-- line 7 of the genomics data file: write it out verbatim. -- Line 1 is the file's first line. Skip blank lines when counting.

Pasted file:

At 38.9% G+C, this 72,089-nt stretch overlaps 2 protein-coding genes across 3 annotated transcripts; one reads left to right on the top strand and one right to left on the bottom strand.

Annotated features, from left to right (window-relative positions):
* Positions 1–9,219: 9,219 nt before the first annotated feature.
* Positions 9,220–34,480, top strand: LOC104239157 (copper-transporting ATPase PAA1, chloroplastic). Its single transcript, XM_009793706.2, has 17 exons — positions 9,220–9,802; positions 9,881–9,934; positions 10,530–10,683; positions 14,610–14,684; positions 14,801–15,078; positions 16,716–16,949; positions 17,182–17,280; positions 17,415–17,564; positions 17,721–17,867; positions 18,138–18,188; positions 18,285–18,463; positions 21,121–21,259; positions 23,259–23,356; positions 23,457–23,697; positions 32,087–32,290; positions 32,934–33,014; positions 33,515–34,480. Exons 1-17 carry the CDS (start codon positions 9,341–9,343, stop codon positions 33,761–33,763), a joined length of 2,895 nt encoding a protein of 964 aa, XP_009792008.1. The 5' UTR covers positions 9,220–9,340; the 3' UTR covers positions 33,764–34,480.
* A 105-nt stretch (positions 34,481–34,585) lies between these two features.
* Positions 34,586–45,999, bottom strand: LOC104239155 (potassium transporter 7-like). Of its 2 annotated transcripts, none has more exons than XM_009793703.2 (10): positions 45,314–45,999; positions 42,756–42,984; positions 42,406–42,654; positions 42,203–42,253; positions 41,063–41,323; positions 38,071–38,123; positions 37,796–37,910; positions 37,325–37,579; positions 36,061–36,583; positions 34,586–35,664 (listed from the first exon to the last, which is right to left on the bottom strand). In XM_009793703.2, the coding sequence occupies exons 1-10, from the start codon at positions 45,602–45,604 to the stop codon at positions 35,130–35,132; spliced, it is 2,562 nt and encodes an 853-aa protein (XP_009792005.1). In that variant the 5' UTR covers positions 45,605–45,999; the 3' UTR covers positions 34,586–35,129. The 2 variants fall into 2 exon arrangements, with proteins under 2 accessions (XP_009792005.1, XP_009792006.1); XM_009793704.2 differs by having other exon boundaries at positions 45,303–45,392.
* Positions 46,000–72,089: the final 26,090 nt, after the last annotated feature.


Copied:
* Positions 46,000–72,089: the final 26,090 nt, after the last annotated feature.